2. Alternative Lenders

Best For:
  • Businesses in operation for at least 6 months
  • Businesses that need fast funding
  • Businesses with lower credit scores
  • Businesses in “high risk” industries

“Alternative lending” is an umbrella term that describes any lending that occurs outside of a traditional financial institution like a bank or a credit union. Direct online lenders like Greenbox Capital® offer financing directly to small business owners using a fast and easy online application, and typically specialize in non-loan forms of financing such as merchant cash advances.

These lenders also offer flexible underwriting requirements that are favourable to more small businesses, including businesses with lower credit scores, newer businesses, and businesses in industries that banks and government sources consider “high risk”. Alternative lenders can also approve funding applications in as little as one business day, making them especially ideal for businesses that need funding quickly.

Learn more about alternative funding

3. Micro-Loans for New or Existing Black Nova Scotian-owned Businesses

Best For:
  • New and existing Black Nova Scotian-owned businesses

Micro-Loans for New or Existing Black Nova Scotian-owned Businesses are available through the Black Business Initiative (BBI), an organization founded by the federal government and Province of Nova Scotia. Three types of loans are available:

  1. Capital Equipment Acquisition loans
  2. Working Capital loans
  3. Short-term receivable financing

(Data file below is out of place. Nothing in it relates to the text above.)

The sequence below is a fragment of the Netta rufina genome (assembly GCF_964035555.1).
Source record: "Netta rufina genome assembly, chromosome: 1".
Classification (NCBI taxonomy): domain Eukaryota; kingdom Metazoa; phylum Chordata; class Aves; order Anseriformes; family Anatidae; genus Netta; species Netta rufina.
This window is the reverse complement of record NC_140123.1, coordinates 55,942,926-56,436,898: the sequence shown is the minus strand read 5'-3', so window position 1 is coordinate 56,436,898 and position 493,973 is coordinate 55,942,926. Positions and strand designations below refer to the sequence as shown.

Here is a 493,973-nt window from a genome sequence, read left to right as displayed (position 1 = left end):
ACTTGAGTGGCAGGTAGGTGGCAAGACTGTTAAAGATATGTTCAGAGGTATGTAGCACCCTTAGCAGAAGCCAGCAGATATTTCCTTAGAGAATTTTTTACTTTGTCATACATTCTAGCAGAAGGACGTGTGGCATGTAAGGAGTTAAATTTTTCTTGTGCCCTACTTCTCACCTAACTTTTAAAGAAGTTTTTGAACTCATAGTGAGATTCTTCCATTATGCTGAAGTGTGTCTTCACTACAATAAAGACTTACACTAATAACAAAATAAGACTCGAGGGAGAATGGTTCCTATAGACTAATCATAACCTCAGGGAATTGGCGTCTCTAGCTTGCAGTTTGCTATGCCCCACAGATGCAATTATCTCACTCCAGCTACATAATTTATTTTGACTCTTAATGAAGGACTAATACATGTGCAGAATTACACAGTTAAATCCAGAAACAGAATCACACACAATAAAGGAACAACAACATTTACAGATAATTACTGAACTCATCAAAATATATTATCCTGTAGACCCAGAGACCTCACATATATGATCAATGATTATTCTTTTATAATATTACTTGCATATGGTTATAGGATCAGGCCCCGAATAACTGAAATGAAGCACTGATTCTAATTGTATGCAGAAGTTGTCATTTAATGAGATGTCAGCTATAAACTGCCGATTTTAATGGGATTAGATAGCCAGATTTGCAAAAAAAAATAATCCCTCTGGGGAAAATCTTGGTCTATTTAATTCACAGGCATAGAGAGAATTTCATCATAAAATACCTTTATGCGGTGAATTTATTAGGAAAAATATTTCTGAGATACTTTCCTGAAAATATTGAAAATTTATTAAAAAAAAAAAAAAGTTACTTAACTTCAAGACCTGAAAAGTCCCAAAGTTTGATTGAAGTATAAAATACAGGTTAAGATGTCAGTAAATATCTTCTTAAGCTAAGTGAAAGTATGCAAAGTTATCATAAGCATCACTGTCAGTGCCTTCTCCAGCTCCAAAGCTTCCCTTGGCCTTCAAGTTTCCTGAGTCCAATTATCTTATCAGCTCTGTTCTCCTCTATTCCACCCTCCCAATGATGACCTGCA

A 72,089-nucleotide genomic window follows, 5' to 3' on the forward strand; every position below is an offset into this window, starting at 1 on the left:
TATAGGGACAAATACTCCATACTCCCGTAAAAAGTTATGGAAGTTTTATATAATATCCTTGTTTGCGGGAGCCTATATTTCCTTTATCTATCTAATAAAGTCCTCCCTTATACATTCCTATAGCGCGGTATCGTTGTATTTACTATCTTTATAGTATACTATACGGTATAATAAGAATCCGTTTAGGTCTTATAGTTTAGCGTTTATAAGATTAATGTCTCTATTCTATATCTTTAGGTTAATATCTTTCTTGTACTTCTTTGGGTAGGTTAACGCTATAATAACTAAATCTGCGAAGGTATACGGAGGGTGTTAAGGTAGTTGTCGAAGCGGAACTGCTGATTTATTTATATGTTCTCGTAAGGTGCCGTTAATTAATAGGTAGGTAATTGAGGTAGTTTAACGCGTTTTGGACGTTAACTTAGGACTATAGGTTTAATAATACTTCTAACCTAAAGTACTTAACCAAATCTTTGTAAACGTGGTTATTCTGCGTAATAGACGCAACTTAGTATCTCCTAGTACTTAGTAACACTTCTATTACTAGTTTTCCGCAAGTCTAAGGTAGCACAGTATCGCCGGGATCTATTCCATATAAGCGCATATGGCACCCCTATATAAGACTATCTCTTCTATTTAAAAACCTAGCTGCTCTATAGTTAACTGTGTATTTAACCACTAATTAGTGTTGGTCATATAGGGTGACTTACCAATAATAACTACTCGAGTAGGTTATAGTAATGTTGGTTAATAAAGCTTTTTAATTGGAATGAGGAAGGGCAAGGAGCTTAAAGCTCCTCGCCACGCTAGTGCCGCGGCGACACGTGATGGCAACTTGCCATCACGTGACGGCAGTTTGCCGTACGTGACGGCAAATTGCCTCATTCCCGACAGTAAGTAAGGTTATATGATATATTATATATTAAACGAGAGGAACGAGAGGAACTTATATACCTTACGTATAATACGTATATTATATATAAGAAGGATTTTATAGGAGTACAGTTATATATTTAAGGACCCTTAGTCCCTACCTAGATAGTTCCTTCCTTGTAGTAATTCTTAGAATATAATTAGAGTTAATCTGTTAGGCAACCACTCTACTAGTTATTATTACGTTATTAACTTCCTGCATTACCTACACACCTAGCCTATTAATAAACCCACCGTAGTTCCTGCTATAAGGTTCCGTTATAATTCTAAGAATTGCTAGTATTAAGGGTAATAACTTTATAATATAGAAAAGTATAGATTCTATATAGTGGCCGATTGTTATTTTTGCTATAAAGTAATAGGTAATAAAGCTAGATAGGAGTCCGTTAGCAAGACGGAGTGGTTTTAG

Term loans are available to a maximum amount of $25,000 with varying repayment terms, while Micro-Loans are available to a maximum of $5,000 with varying repayment terms. For all programs, the BBI will pay for the first year’s interest fees.

4. Divert Nova Scotia

Best For:
  • Individual businesses
  • Business associations
  • Industry groups
  • Industry-led partnerships
  • Universities and colleges
  • Agencies
  • Municipalities

Divert Nova Scotia is a non-profit organization focused on recycling culture. Their main focus is on consumer-facing initiatives, but they also offer loan programs for businesses, including:

  • Value-Added Manufacturing Loans that are designed to help businesses commercialize new technology, products, or services that focus on innovation. The form the funding takes, whether a loan, forgivable loan, or grant, will depend on the strategic value of the project. Divert Nova Scotia provides a maximum contribution of up to 50% of the total eligible expenses for the proposed project.
  • Research and Development Loans are available for projects that support Nova Scotia’s Solid Waste-Resource Management Strategy. Funding is available for approved projects that investigate, design and develop innovation in materials or products that incorporate solid waste-resources, technologies that will facilitate the separation and recovery of solid waste-resources, enhanced market opportunities for solid waste-resources and/or recycled materials, and increased efficiency within the current Nova Scotian solid waste system. A maximum conditionally repayable contribution of $50,000 per project is available to cover up to 50% of eligible costs.

5. Small Business Loan Guarantee Program

Best For:
  • Businesses serviced by a credit union